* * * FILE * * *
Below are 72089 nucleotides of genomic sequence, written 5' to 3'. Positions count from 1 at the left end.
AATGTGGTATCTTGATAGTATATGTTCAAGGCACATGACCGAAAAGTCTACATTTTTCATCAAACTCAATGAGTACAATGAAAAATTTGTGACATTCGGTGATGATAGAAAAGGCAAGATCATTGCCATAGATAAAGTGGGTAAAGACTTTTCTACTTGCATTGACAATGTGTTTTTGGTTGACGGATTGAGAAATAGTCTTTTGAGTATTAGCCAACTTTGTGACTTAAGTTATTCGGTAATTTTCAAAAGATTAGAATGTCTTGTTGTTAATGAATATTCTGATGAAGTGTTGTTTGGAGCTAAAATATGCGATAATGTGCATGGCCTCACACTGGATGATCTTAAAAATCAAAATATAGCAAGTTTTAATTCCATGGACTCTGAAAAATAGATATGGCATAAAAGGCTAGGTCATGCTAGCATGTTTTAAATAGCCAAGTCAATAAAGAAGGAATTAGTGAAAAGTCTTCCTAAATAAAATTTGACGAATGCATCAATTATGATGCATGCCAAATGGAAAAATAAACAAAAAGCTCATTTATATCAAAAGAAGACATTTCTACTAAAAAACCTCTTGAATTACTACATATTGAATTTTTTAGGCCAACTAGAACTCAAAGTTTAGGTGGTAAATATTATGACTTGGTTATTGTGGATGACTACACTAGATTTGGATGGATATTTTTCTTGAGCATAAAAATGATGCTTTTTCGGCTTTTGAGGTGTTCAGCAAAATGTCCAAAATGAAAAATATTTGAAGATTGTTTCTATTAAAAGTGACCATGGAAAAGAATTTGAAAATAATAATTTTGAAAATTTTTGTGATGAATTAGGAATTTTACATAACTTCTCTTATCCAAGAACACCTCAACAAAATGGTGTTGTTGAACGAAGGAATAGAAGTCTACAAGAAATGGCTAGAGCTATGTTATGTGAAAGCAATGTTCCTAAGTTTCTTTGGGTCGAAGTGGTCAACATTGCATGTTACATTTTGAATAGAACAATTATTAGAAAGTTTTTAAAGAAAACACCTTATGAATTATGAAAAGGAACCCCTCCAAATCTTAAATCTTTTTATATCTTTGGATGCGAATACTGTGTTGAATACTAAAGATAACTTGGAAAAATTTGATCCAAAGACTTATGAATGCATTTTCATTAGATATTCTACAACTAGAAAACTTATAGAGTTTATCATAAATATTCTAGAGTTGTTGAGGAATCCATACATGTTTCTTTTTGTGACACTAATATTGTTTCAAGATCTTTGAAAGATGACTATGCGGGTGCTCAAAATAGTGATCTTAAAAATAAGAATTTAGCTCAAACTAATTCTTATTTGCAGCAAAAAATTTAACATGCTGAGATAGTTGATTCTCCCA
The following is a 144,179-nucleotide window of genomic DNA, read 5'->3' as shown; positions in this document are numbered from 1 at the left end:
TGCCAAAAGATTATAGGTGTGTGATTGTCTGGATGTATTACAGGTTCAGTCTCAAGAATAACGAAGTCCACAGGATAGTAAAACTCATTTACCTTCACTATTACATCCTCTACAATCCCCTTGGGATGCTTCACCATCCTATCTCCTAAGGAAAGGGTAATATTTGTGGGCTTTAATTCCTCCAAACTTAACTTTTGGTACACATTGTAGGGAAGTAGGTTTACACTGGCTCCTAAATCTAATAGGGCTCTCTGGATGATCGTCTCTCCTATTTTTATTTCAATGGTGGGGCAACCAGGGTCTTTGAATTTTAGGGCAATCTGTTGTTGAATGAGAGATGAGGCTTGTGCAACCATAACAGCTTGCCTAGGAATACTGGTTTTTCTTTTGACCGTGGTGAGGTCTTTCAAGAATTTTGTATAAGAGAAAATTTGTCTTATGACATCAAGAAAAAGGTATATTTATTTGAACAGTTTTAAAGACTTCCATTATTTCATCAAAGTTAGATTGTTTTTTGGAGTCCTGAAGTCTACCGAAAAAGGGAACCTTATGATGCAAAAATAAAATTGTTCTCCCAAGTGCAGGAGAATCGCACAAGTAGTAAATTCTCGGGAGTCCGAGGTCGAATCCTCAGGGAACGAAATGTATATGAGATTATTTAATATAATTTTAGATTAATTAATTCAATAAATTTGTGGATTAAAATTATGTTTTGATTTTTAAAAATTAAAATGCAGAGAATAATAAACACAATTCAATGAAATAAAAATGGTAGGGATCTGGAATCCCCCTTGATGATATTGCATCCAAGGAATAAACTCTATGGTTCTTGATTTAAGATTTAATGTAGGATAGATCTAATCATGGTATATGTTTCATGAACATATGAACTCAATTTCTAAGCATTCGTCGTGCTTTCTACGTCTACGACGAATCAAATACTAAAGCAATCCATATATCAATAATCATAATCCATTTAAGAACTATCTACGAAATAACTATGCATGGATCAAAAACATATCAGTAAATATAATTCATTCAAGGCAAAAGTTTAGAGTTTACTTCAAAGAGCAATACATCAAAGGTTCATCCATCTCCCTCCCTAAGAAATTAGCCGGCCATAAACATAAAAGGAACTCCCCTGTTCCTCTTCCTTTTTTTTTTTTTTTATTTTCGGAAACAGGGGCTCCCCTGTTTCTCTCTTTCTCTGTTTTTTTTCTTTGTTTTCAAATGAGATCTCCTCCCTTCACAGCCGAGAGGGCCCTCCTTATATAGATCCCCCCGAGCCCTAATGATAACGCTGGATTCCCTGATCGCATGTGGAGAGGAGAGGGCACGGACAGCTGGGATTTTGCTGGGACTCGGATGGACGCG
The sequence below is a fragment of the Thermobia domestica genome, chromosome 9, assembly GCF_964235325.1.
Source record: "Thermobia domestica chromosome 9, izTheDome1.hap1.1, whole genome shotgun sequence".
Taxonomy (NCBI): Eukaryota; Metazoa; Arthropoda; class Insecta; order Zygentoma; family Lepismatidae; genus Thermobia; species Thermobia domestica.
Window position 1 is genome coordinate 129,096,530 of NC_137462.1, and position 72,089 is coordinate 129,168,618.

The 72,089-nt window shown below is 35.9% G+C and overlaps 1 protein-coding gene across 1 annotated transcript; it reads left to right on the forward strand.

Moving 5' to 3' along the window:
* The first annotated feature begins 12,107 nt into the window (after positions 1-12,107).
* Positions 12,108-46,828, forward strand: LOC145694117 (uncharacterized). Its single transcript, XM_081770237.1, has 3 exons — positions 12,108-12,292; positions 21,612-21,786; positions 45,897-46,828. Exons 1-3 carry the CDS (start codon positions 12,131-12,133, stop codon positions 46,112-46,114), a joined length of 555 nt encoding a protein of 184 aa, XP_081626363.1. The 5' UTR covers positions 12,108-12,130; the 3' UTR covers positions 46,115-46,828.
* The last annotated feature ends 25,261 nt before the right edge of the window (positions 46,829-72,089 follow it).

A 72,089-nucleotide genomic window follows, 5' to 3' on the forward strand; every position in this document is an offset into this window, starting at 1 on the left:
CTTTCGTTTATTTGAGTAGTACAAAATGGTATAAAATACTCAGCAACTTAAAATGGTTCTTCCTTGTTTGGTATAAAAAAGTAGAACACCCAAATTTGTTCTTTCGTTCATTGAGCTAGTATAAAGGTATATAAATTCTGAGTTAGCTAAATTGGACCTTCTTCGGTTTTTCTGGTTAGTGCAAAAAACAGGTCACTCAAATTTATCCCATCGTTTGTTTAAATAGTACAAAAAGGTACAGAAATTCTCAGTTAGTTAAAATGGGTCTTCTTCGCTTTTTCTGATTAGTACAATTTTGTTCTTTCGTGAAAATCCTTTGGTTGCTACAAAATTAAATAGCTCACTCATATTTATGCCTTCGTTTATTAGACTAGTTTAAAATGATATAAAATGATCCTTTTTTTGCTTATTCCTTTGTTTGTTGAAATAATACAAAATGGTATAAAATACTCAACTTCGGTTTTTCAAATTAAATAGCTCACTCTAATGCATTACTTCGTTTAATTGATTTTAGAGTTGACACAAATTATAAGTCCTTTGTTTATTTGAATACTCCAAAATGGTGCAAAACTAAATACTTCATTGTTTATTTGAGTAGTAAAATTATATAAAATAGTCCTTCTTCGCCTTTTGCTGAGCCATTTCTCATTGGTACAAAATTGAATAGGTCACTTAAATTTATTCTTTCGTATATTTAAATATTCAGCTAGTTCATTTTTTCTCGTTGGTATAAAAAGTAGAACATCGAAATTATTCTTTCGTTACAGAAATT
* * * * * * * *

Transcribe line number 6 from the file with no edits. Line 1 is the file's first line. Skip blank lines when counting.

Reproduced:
Source record: "Thermobia domestica chromosome 9, izTheDome1.hap1.1, whole genome shotgun sequence".